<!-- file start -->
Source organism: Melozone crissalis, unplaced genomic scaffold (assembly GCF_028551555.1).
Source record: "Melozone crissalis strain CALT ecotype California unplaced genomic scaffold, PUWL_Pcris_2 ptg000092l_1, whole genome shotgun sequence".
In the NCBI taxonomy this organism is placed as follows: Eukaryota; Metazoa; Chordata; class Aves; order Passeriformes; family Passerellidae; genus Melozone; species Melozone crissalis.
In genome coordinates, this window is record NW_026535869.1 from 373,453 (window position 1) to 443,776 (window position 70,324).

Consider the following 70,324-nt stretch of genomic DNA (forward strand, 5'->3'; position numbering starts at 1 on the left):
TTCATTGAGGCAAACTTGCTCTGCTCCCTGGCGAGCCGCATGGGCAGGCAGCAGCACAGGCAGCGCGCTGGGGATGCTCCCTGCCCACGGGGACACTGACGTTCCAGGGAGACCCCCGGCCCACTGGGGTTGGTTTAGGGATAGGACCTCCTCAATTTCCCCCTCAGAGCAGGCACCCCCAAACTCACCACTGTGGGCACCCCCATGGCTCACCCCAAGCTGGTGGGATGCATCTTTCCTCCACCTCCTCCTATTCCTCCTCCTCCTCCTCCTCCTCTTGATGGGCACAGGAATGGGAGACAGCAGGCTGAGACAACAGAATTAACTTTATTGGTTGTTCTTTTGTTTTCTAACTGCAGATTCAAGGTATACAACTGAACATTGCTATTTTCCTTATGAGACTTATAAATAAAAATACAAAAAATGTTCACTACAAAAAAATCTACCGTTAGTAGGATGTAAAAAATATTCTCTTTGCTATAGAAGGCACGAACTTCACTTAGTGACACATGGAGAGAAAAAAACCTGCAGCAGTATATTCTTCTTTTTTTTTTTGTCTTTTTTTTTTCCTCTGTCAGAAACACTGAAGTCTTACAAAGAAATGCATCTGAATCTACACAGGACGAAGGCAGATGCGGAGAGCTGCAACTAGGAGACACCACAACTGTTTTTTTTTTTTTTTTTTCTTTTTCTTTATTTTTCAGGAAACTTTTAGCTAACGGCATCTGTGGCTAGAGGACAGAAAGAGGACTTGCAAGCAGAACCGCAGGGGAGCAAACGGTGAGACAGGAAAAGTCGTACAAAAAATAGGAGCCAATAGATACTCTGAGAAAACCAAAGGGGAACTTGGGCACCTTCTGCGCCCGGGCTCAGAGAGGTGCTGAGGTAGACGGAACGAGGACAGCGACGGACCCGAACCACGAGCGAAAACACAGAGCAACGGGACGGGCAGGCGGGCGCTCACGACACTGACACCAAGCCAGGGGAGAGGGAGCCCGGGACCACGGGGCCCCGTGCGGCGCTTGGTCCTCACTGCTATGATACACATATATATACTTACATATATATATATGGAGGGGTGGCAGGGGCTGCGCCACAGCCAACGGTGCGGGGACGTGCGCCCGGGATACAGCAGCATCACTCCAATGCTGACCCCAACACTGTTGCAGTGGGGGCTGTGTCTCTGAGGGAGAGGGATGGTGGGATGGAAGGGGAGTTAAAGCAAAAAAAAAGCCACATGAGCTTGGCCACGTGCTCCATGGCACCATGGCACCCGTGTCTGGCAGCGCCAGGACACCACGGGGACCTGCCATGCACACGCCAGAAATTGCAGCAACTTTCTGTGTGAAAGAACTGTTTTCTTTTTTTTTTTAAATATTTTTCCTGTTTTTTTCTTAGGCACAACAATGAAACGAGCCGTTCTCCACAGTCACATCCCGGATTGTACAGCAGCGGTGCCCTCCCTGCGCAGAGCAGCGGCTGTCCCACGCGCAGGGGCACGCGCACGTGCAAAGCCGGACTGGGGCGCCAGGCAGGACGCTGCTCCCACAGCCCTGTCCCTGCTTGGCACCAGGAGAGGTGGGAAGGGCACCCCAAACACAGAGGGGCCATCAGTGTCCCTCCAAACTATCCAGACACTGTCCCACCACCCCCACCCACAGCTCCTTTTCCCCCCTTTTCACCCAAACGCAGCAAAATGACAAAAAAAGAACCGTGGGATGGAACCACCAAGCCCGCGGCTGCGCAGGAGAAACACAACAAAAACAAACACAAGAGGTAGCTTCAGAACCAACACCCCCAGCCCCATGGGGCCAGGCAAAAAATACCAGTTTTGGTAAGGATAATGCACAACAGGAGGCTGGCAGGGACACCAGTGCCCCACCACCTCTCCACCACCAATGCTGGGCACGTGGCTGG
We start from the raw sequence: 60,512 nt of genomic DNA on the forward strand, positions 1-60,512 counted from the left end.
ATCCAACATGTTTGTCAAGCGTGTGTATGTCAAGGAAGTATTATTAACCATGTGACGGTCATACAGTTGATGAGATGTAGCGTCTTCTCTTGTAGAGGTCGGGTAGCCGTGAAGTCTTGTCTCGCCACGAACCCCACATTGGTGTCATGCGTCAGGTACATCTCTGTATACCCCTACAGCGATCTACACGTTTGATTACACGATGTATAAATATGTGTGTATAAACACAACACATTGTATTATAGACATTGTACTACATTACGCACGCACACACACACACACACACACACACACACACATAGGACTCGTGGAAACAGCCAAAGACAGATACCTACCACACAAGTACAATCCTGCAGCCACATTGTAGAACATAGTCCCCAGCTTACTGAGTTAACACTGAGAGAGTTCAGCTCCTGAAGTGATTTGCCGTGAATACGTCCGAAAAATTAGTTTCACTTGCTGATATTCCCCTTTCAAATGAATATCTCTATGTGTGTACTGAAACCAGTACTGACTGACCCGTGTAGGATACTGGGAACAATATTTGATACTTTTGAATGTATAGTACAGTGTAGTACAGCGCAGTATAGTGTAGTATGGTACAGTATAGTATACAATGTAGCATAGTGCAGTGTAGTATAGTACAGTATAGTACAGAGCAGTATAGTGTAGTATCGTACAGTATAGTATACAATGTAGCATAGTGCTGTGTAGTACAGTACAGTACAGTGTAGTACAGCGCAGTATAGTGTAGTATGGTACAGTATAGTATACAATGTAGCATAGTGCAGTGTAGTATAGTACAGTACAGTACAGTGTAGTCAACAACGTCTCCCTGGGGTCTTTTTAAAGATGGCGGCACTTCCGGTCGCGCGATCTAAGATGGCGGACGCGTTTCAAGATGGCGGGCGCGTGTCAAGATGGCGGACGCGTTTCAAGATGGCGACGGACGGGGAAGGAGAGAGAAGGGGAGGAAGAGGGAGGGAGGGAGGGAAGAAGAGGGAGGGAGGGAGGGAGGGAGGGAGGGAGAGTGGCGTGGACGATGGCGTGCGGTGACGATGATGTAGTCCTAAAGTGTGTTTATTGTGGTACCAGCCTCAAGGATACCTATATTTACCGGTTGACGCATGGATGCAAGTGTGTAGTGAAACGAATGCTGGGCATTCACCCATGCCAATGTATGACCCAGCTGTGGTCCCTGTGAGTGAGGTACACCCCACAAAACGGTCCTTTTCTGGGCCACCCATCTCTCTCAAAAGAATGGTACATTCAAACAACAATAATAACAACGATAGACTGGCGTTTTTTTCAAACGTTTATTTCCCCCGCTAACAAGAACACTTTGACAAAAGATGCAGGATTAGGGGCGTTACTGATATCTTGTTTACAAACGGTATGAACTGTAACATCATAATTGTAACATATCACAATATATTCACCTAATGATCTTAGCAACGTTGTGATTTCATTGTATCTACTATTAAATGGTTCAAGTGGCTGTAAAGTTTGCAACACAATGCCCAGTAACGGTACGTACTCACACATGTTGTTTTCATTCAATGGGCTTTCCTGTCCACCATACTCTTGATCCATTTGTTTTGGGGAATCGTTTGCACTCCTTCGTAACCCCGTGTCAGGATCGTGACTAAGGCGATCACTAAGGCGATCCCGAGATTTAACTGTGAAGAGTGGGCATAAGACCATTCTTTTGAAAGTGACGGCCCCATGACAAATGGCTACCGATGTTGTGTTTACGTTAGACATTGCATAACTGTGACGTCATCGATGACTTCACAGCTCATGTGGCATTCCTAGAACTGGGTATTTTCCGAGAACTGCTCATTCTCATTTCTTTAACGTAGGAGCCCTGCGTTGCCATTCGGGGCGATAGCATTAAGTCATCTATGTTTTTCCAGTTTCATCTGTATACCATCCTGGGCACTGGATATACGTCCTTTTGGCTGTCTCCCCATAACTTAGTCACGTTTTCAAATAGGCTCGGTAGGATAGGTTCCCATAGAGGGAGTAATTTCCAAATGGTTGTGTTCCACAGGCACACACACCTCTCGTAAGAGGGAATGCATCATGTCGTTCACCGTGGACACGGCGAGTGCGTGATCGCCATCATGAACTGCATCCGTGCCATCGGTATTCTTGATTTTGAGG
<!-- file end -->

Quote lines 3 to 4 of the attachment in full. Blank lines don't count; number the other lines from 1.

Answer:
In the NCBI taxonomy this organism is placed as follows: Eukaryota; Metazoa; Chordata; class Aves; order Passeriformes; family Passerellidae; genus Melozone; species Melozone crissalis.
In genome coordinates, this window is record NW_026535869.1 from 373,453 (window position 1) to 443,776 (window position 70,324).